Many people swear by stand mixers as the most useful appliance in their kitchen. This review tests several models and recommends the best stand mixers!
Standing mixers have a wide variety of uses, from kneading bread dough to mixing cookie dough to whipping egg whites. But with so many models available, how do you pick the best one? They’re expensive, and there are so many out there!
Testing all the key features
America’s Test Kitchen tested 9 mixers, priced from $230 to $850, to find the best one and the best deal. The tests measure the three main functions of mixers: whipping, creaming, and kneading.
Several no-nos cropped up!
During the whipping test, some of the mixers’ whip attachments couldn’t reach the liquid to whip 1 cup of cream at the bottom of the bowl, although all of them could reach it when there were 2 cups of cream. The scaled-down commercial model by Wolrath also had a tiny chute, which made pouring sugar syrup into the bowl when whipping egg whites for meringue a big pain. Not worth it, especially for $850. The best models had a good whisk-to-bowl ratios, with wide whisks and rounder, wider bowls that kept liquid within reach of the whisk.
For the creaming test, the paddle attachment had to be shaped and positioned correctly to reach the ingredients and not have to constantly scrape the bowls. Z-shaped padel interiors trapped dough to mix inefficiently, while open branch shapes allowed dough to mix properly. One of the paddle attachments had scrapers on the sides, which saves time because you don’t have to stop the mixer to manually scrape down the bowl. Splash guards that attached to the bowl were easier to use than ones that attached to the mixer head. Vertical handles were easier to use than horizontal ones.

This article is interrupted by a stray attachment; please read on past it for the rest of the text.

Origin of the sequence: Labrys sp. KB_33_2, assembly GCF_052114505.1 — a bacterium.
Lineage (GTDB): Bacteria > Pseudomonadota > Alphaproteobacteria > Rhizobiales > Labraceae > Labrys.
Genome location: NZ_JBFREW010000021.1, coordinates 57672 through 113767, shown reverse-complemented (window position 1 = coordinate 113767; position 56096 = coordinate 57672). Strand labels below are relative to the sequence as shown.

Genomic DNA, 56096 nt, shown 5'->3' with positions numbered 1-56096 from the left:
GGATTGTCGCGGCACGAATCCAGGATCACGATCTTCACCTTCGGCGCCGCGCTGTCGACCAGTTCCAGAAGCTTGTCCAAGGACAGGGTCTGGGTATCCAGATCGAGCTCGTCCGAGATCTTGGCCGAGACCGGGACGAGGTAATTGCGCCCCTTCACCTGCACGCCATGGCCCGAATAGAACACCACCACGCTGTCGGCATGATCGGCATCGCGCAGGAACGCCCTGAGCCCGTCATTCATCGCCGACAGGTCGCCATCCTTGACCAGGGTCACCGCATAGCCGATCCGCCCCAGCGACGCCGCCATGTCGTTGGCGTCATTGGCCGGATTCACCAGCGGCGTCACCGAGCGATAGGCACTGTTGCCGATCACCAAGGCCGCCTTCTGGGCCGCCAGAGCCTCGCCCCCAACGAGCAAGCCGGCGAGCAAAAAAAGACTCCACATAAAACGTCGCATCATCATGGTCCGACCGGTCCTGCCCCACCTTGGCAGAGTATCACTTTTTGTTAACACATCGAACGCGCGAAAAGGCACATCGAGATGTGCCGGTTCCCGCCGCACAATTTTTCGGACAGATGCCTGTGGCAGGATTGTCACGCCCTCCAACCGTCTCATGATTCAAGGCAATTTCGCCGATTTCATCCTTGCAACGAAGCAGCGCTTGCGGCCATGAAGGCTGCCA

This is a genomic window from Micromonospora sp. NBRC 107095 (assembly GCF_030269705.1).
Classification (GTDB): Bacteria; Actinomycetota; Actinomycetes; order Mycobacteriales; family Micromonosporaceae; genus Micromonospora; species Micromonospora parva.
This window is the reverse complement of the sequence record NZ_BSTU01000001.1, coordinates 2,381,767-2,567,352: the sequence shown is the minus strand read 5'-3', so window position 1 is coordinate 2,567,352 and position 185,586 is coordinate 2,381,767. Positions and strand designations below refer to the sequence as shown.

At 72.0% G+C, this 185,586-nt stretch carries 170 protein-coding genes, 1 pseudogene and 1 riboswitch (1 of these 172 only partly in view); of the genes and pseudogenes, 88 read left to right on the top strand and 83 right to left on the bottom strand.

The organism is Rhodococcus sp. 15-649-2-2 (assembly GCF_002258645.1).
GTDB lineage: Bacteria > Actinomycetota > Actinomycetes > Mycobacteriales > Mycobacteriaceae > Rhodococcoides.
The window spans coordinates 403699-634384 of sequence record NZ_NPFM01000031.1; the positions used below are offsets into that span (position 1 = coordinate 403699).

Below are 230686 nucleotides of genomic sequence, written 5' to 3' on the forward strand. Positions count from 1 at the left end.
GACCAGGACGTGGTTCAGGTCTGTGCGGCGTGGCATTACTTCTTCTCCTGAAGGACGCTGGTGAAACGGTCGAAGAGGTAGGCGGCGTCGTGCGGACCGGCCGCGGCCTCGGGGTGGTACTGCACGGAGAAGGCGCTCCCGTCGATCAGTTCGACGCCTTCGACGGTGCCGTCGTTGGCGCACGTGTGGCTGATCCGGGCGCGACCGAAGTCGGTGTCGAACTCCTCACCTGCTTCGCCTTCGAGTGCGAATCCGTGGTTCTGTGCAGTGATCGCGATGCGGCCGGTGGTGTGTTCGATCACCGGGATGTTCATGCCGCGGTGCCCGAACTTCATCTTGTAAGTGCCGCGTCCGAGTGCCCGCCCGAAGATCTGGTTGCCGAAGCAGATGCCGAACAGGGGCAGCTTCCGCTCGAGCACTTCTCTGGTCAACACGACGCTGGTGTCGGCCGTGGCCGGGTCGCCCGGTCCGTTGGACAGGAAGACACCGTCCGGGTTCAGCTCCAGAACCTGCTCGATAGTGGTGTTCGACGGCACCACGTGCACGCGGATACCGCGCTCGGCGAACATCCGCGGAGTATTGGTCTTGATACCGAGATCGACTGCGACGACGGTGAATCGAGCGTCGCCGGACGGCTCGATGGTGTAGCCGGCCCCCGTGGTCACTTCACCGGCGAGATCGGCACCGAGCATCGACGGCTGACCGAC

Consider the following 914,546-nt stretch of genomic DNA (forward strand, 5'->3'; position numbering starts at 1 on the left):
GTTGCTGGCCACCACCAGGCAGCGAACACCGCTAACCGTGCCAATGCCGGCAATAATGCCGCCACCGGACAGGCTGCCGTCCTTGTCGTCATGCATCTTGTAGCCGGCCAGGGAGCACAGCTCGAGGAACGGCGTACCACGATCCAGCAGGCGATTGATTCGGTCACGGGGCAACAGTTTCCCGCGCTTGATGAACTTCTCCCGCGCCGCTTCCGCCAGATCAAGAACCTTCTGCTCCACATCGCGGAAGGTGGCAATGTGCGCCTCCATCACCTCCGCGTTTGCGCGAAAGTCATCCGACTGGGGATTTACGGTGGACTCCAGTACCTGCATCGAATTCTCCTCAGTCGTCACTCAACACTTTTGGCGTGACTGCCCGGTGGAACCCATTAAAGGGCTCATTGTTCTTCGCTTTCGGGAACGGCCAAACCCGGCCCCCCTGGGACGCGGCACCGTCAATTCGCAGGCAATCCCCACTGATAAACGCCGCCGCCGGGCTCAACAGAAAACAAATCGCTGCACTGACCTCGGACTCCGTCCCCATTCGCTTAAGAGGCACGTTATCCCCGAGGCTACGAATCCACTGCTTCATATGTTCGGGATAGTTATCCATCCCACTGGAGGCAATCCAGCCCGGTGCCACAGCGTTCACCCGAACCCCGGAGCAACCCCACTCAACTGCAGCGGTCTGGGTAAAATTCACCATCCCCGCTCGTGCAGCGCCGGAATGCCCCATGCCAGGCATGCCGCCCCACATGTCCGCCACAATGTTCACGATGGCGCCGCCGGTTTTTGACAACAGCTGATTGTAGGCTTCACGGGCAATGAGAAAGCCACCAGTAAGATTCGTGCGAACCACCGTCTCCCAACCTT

The kneading test featured a wet, sticky pizza dough. Two of the models got hot and slowed down while dealing with the difficult dough, eliminating them from the competition. The favorites, like the Kitchenaid Classic Plus, had more torque, which allowed them to move the dough around the bowl. Stand mixers are sold by size, but the smaller mixers were actually better able to handle the double batch of pizza dough because their attachments were better positioned.
The best stand mixers
In the end, the favorites were the Kitchenaid 7-quart Pro-Line Series and the Kitchenaid 4.5-quart Classic Plus. Each made 10 batches of pizza dough and 10 bagel dough; the head lock on the smaller Classic Plus broke after 6 bagel doughs, although it still worked if you held the head down. But the Kitchenaid 7-quart Pro-Line Series worked all the way through. It’s expensive, at $549, but America’s Test Kitchen says it’s worth it. For a cheaper buy that’s still very workable, go for the $230 Kitchenaid 4.5-quart Classic Plus.
Standing mixers are a fixture of a well-equipped kitchen, but the range of models and high prices can be intimidating and confusing for a first-time buyer. These tests broke down each model’s pros and cons to find the best quality and best value mixers for your kitchen.
Questions about stand mixers to discuss on Ohlelo:
- Have you purchased any of the models in the article, and what was your experience?
- Do you think the testers asked the right questions/ran the right tests to pick the best mixer?
- What criteria do you use when evaluating which kitchen appliance to buy?
- Do you prefer a more expensive, top-of-the-line kitchen appliance, or a more affordable one?
- What is your favorite kitchen appliance?
Check out more great kitchen appliance tests on America’s Test Kitchen’s YouTube channel.